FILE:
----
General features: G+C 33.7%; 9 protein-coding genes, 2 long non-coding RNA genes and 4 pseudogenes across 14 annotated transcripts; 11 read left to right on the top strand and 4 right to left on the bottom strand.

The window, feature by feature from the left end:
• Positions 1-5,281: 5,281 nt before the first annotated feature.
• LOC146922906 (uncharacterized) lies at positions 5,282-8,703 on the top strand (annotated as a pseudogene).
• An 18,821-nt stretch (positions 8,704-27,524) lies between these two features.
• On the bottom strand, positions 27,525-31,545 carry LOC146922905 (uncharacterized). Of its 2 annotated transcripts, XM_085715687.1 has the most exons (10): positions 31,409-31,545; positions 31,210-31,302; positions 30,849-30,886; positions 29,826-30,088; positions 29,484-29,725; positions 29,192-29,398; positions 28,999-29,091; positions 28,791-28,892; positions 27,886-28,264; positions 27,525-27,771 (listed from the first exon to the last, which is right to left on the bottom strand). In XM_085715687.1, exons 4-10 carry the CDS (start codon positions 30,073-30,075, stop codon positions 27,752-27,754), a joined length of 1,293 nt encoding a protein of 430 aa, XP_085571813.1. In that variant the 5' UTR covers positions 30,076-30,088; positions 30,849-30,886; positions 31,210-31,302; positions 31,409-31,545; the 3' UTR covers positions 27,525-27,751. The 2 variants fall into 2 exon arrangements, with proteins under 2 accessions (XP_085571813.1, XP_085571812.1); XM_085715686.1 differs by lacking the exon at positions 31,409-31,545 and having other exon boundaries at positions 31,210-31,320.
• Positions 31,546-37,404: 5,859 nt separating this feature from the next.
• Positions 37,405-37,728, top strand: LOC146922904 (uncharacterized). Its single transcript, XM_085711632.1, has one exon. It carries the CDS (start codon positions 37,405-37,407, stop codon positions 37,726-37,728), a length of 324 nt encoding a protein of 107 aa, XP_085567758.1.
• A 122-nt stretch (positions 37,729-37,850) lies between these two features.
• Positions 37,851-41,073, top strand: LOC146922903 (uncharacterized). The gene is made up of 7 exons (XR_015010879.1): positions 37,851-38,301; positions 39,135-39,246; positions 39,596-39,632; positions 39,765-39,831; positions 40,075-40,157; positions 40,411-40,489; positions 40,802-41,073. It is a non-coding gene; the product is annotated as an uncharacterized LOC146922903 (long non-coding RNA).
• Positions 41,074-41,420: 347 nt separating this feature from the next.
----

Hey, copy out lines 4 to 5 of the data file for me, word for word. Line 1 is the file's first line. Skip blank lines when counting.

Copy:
• LOC146922906 (uncharacterized) lies at positions 5,282-8,703 on the top strand (annotated as a pseudogene).
• An 18,821-nt stretch (positions 8,704-27,524) lies between these two features.